Successful people read far and wide. I have interviewed many entrepreneurs and many of them say their source of inspiration is books. Reading stimulates the mind to jumpstart an idea.
Below are some of the common books aspiring entrepreneurs should consider reading:
How to Make Friends and Influence People – Dale Carnegie
Brenda Katwesigye, the CEO Wazi Vision, recalls how Dale Carnegie book inspired her when she decided to solve the high cost of reading glasses in her home town.
Though this book was first released in 1936, it has remained one of the best ever every young business mind craves for. The book sold over 15 million copies. In the book, Carnegie, a sales person turned public speaker, offers rock-solid advice that has moulded thousands of now famous entrepreneurs.
Carnegie talks about six ways to make people like you; 12 ways to win people in your way of thinking and nine ways to change people without arousing resentment.
Among the first beneficiaries of Dale Carnegi’es course is Warren Buffet who is today considered one of the most successful investors of the 20th century. He took the course at age 20.
According to Brenda, the book opened much more avenues for her in terms of networking, which she says is important for any business.
Rework – Jason Fried and David Heinemeier Hansson
Jason Fried and David Heinemeier Hansson are the brains behind 37 Signals – a development company responsible for the phenomenon that is the Basecamp project management tool, amongst other services.
In their book ‘Rework’ the overriding message is, Stop talking and start working. The book also advices on how to be productive and, most importantly, how to get projects finished. It also gives practical pointers for the small business owner on how they can out-manoeuvre the big corporates.
Genii games developer Adebayo Ibidapo says his App would have not seen the light of the day were it not for the guidance from the book. With smiles, he recommends the same to anyone who wants to try a hand in software development, online business and such like ventures.
Where Good Ideas Come From – Steven Jonson
Who owns ideas, where are they found and what sparks the flash of brilliance? These are the same thoughts Jonson had in mind and decided to offer answers by identifying seven key patterns behind genuine innovation, and traces them across time and disciplines from the Darwin and Freud to the halls of Google and Apple.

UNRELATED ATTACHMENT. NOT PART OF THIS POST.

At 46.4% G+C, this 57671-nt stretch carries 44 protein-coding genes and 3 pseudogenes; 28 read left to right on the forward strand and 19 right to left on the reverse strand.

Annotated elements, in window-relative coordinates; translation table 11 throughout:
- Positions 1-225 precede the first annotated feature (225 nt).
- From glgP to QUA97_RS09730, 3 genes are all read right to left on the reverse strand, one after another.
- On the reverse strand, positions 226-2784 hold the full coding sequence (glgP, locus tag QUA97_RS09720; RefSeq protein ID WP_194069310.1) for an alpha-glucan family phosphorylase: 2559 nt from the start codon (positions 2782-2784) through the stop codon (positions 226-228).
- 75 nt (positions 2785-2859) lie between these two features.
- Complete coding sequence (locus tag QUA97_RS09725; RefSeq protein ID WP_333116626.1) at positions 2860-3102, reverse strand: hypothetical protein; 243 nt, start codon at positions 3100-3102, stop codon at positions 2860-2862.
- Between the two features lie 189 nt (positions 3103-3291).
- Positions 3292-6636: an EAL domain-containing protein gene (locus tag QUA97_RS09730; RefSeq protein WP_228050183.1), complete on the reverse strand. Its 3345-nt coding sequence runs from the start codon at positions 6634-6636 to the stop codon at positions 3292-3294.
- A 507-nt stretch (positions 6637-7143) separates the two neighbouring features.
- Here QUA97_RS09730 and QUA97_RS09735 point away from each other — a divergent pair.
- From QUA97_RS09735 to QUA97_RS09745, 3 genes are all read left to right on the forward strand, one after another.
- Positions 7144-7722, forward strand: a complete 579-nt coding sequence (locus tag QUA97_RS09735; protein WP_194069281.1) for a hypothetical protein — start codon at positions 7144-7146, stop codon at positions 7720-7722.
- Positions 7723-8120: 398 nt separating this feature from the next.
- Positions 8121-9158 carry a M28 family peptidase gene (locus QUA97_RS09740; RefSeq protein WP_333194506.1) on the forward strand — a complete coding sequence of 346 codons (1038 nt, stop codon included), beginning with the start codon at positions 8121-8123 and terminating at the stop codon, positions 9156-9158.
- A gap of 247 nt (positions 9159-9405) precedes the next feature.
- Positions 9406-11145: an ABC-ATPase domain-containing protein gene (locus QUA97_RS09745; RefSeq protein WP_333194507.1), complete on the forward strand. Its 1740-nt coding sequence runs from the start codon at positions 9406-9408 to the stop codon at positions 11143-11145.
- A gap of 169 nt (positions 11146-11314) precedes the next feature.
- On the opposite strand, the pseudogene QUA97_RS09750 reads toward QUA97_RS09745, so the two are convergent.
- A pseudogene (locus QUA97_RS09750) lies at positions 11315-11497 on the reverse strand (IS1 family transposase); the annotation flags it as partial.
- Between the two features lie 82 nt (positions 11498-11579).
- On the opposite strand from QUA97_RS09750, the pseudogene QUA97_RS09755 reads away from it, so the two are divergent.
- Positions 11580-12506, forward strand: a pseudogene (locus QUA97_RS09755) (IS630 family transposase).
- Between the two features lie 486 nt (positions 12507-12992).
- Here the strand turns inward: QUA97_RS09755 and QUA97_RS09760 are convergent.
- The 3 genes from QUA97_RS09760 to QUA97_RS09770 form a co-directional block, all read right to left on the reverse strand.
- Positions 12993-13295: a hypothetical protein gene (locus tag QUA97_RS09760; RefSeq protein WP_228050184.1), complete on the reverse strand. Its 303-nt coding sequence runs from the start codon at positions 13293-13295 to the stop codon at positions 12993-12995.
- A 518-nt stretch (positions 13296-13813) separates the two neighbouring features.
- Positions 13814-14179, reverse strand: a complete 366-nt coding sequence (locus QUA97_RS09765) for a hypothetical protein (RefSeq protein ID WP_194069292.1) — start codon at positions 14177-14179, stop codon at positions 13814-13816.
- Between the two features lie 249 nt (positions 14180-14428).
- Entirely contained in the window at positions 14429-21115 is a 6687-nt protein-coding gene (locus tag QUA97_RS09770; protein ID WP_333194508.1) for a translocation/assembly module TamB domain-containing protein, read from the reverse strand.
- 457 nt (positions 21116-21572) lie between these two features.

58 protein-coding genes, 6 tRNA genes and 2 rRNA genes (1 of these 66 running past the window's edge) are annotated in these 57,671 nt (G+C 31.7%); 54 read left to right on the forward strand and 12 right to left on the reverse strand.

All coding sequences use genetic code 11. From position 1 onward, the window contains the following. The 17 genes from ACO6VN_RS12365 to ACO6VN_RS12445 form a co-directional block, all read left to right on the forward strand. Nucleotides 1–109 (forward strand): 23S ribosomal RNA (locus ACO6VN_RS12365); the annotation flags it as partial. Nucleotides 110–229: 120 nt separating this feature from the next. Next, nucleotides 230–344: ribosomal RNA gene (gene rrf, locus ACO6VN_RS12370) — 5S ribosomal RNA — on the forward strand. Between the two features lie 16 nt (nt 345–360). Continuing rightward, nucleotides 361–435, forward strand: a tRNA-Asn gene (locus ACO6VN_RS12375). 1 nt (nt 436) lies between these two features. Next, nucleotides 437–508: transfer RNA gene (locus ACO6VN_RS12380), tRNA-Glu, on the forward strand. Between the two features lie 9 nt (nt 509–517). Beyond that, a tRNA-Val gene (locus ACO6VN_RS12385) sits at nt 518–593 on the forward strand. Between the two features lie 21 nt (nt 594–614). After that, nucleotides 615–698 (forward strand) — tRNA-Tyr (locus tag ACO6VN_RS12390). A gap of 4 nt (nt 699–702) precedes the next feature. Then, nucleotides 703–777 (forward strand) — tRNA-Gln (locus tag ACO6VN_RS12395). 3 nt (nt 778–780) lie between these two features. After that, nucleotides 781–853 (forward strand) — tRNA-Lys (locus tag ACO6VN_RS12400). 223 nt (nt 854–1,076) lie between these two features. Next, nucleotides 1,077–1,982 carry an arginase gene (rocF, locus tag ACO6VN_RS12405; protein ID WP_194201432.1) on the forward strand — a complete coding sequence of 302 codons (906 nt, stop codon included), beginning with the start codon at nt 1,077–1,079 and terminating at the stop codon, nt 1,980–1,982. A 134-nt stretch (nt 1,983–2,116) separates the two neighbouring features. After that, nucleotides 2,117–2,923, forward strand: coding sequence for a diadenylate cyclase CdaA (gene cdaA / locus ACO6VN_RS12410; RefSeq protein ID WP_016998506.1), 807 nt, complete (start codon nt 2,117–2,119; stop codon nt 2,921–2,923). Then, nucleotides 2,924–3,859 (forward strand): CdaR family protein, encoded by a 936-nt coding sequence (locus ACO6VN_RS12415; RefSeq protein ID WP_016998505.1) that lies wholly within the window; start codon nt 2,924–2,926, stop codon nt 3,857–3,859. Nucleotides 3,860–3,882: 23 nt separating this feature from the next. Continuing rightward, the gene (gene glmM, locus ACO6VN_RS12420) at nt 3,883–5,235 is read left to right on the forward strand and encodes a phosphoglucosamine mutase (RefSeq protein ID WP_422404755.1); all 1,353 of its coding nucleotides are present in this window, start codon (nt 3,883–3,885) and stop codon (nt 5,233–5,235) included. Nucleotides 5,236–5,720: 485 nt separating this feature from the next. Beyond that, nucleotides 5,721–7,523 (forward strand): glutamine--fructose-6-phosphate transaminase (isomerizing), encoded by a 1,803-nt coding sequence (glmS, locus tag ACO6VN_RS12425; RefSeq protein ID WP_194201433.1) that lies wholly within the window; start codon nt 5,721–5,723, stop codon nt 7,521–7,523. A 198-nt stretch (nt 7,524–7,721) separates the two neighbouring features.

From the book, Johnson suggests that sparks of brilliance aren’t the dominion of the solitary genius but are within the grasp of us all. He says that good ideas are the result of the right place and the right time of chance and failure and asks readers to rethink where they place innovation.
Like The Tipping Point and Freakonomics it goes beyond the traditional ‘big think’ guides that promise to teach how to get ahead or why things went so wrong; instead, it explores what makes us tick, and as a result might actually have an impact far beyond the boardroom.
Focus on Impact – Wendy Lipton-Dibner
In the book, Wendy a faculty member of CEO Space points out lack of clarity as opposed to under-capitalization as the key factor that leads to failure among many young and up-coming entrepreneurs. She further argues that each and every individual has impact on the people they meet but most of them never stop to think about it. She says that most successful entrepreneurs focus on impact.
Out of her 40 years’ experience in training young CEO’s, Wendy in the book outlines, key ten steps to success which includes; definition, discovery, determination, designing, developing, differentiate, deliver, decision, diversification and daring.
According to Dr Moka H Latum a social entrepreneur and an Ashoka fellow, this book played an integral part in in accomplishing his micro-clinic technologies dream.
The Chris Guillebeau’s ‘$100
In the book, Chris Guillebeau illustrates how to lead a purposeful, adventurous and meaningful life that will earn you good living. At only 30, Chris had already traversed over 175 countries despite not having a real job or a regular salary. He developed a habit of turning ideas into real money to support his entire life.
After identifying 1,500 individuals who build businesses earning $50,000 or more from a modest investment and chose to focus on the 50 most intriguing case studies, Chris deduced that people with no special skills discovered aspects of their personal passions that could be monetized, and were able to restructure their lives in ways that gave them greater freedom and fulfillment.
It’s all about finding the intersection between your “expertise” – even if you don’t consider it such — and what other people will pay for.
Among Chris’s key principles is; if you’re good at one thing, you’re probably good at something else; never teach a man to fish – sell him the fish instead.
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